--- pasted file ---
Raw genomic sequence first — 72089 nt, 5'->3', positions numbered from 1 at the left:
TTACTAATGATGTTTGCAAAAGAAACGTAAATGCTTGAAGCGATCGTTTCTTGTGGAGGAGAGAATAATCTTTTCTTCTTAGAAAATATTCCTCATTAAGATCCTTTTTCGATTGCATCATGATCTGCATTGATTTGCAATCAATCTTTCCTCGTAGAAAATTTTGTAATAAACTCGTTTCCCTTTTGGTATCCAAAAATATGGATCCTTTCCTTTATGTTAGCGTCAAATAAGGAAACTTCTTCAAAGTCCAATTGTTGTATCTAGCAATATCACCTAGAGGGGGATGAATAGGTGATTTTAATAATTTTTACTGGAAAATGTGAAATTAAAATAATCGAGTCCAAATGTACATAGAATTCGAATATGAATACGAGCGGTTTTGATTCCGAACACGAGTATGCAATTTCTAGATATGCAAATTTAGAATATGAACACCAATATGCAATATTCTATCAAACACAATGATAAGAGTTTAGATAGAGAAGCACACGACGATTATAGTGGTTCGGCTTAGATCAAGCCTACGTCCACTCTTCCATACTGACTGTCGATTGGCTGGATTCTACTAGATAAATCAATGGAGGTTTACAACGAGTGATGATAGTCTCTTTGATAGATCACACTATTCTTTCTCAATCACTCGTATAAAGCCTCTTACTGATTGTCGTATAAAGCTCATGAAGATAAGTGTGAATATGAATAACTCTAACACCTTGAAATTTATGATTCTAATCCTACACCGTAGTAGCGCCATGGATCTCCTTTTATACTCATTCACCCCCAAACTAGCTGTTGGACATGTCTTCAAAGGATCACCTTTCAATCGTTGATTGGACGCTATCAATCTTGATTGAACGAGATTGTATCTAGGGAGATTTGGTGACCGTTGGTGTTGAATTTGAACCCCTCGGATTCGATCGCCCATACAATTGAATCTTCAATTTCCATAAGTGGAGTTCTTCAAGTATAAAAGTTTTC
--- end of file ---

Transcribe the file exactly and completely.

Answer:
Raw genomic sequence first — 72089 nt, 5'->3', positions numbered from 1 at the left:
TTACTAATGATGTTTGCAAAAGAAACGTAAATGCTTGAAGCGATCGTTTCTTGTGGAGGAGAGAATAATCTTTTCTTCTTAGAAAATATTCCTCATTAAGATCCTTTTTCGATTGCATCATGATCTGCATTGATTTGCAATCAATCTTTCCTCGTAGAAAATTTTGTAATAAACTCGTTTCCCTTTTGGTATCCAAAAATATGGATCCTTTCCTTTATGTTAGCGTCAAATAAGGAAACTTCTTCAAAGTCCAATTGTTGTATCTAGCAATATCACCTAGAGGGGGATGAATAGGTGATTTTAATAATTTTTACTGGAAAATGTGAAATTAAAATAATCGAGTCCAAATGTACATAGAATTCGAATATGAATACGAGCGGTTTTGATTCCGAACACGAGTATGCAATTTCTAGATATGCAAATTTAGAATATGAACACCAATATGCAATATTCTATCAAACACAATGATAAGAGTTTAGATAGAGAAGCACACGACGATTATAGTGGTTCGGCTTAGATCAAGCCTACGTCCACTCTTCCATACTGACTGTCGATTGGCTGGATTCTACTAGATAAATCAATGGAGGTTTACAACGAGTGATGATAGTCTCTTTGATAGATCACACTATTCTTTCTCAATCACTCGTATAAAGCCTCTTACTGATTGTCGTATAAAGCTCATGAAGATAAGTGTGAATATGAATAACTCTAACACCTTGAAATTTATGATTCTAATCCTACACCGTAGTAGCGCCATGGATCTCCTTTTATACTCATTCACCCCCAAACTAGCTGTTGGACATGTCTTCAAAGGATCACCTTTCAATCGTTGATTGGACGCTATCAATCTTGATTGAACGAGATTGTATCTAGGGAGATTTGGTGACCGTTGGTGTTGAATTTGAACCCCTCGGATTCGATCGCCCATACAATTGAATCTTCAATTTCCATAAGTGGAGTTCTTCAAGTATAAAAGTTTTC